Beyond storytelling, we also literally encourage kids to believe in magic at Christmas. One of the most emblematic expressions is an 1897 editorial in New York Sun titled “Is There a Santa Claus?” In it, publisher Francis Pharcellus Church responds to a letter from 8-year-old Virgina O’Hanlon with the now famous phrase “Yes, Virginia, there is a Santa Claus. and describes the disbelief of his friends as coming from “skepticism of a skeptical age.” Church maintains that Santa Claus “exists as certainly as love, generosity, and devotion exists”, downplaying scientific inquiry methods to claim that “[t]The most real things in the world are things that neither children nor men can see.
Many of the arguments for the importance of the arts and humanities that we still hear today can be found in Church language, which identifies sources of emotional experience such as “faith, fantasy, poetry, love, romance ”and belief crucial to a human and fully lived life. According to this mindset, Santa Claus not only exists, but belongs to the one “real and lasting” thing in “everyone”. “Yes, Virginia, there is a Santa Claus,” as it is now called, has been reprinted and adapted in all media since its publication, including as part of holiday TV specials and as a source for inspiration for “Believe” from Macy’s department store. charity and advertising campaign since 2008.
It may seem ironic that the sentiments in this editorial are now associated with a major retailer. Yet calls to reject consumerism at Christmas have been around since it became a commercial extravaganza in the early 19th century, which is also when buying gifts for children became a key part of vacation. How to explain this? Today, just like in pre-modern Christmases, reversing the norms during this particular time helps to strengthen those same norms for the rest of the year. The Santa Claus myth not only gives children a reason to profess the reassuring belief that magic is ever present in our seemingly disenchanted world, it also turns expensive bond holiday purchases into timeless symbols of love and love. ‘enchantment. Like historian Stephen Nissenbaum the dish, from the start of the popularization of Santa Claus, he “represented an old-fashioned Christmas, a ritual so old that it was, in essence, beyond history, and therefore outside the commercial market” . Children’s joyful wonder at finding gifts from Santa on Christmas morning does more than give adults a taste of the magic, it also makes our lavish vacation spending worthwhile, connecting us to a deep and timeless past, while fueling the annual infusion of funds into the modern economy.
Does knowing all of this ruin the magic of Christmas? Cultural analysis should not be a Scrooge type activity. On the contrary, it gives us the tools to create vacations that are more in line with our beliefs. I have always found the way we abandon children to deal with the discovery that “Santa Claus is not real” on their own – or even expect them to hide it for fear of disappointing. adults who want to get one more shot of secondhand enchantment – unethical and against the spirit of the season. The song “I Saw Mommy Kissing Santa Claus” is meant to be funny, but it captures the undertones of real anxiety that many children go through every year. Knowing what children and their beliefs are doing for society during the holidays can help us choose a better approach.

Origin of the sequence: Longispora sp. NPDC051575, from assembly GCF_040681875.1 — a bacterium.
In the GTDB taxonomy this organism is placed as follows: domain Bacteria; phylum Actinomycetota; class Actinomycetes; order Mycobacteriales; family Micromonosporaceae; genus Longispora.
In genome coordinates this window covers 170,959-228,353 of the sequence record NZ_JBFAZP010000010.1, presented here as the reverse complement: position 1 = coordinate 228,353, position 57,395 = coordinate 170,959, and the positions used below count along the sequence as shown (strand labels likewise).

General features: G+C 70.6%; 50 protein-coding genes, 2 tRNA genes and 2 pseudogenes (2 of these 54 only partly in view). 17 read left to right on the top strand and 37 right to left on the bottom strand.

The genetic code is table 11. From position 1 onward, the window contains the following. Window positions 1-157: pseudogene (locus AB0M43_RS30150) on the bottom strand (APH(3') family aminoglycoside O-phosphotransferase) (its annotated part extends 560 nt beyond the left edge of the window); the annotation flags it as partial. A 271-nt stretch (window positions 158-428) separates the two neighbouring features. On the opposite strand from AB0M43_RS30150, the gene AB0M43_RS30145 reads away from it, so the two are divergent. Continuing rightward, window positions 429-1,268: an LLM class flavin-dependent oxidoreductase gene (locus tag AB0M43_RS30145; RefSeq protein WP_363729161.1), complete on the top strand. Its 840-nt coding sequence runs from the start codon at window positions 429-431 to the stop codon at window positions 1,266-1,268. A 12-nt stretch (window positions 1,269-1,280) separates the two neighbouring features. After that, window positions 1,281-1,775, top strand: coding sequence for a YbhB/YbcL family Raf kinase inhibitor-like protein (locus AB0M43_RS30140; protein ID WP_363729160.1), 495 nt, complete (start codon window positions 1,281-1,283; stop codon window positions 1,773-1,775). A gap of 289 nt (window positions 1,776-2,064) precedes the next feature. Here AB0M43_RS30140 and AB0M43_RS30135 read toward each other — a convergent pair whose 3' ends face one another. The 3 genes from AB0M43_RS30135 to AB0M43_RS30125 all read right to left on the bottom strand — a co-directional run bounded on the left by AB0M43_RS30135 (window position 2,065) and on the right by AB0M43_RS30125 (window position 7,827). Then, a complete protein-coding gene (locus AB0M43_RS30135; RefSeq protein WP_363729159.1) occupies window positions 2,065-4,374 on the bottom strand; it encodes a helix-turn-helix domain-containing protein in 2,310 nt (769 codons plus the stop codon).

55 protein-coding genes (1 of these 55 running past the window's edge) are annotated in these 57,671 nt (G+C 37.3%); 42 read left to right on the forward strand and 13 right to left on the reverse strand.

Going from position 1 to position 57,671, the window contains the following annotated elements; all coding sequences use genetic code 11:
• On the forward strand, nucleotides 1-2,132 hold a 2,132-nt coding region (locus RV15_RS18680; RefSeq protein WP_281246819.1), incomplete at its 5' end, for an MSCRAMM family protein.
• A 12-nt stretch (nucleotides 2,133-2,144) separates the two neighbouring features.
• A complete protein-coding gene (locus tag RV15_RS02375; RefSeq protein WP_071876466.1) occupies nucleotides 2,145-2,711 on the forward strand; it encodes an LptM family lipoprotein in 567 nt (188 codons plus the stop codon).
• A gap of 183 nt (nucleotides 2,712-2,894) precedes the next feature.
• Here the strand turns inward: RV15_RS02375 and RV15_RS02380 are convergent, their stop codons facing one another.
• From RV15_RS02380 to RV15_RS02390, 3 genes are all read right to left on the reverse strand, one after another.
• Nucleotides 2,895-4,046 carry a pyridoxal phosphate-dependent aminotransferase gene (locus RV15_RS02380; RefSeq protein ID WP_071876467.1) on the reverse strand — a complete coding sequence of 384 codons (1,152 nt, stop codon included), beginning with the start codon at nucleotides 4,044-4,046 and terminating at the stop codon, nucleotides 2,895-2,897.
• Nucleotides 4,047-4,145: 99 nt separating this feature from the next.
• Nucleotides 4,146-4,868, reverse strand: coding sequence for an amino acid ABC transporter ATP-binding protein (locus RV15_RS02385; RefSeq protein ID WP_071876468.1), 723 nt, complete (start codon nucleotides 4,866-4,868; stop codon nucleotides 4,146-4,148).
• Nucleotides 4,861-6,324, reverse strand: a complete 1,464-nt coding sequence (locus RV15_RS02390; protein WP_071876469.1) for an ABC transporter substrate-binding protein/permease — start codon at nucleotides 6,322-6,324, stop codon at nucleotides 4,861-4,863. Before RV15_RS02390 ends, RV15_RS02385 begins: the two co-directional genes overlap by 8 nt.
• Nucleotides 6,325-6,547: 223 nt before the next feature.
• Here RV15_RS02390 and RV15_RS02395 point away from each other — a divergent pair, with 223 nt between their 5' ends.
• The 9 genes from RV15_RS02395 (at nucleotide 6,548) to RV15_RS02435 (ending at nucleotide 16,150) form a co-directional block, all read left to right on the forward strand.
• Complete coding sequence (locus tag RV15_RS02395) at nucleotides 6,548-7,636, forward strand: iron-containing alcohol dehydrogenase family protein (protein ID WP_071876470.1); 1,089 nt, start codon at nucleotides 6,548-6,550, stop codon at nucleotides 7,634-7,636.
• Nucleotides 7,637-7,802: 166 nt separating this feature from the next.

A few years ago I saw a suggestion floating around the internet which I think offers an ideal solution for those celebrating Christmas. When a child begins to question the myth of Santa Claus and seems old enough to understand, take him aside and, with the utmost seriousness, introduce him to the big secret of adults: now THEY are Santa Claus. . Tell the child that he has the power to make wishes come true, to fill the world with magic for others and, therefore, for all of us. Then help them choose a sibling or friend, or better yet, search outside the family circle to find a neighbor or someone in need who they can secretly “be” Santa Claus for, and let them find out. the enchantment of bringing uncredited joy to someone else. . As Francis Pharcellus Church wrote to Virginia O’Hanlon over 100 years ago, the unseen values of “love, generosity and dedication” are somehow the “most real things in the world”, and it seems to be something that all kids – whether 2 years old or 92 years old, they can believe in.
Maria Sachiko Cecire is Associate Professor of Literature and Director of the Center for Experimental Humanities at Bard College. This essay was adapted from material published in his recent book, Re-Enchanted: The Rise of Fantastic Children’s Literature.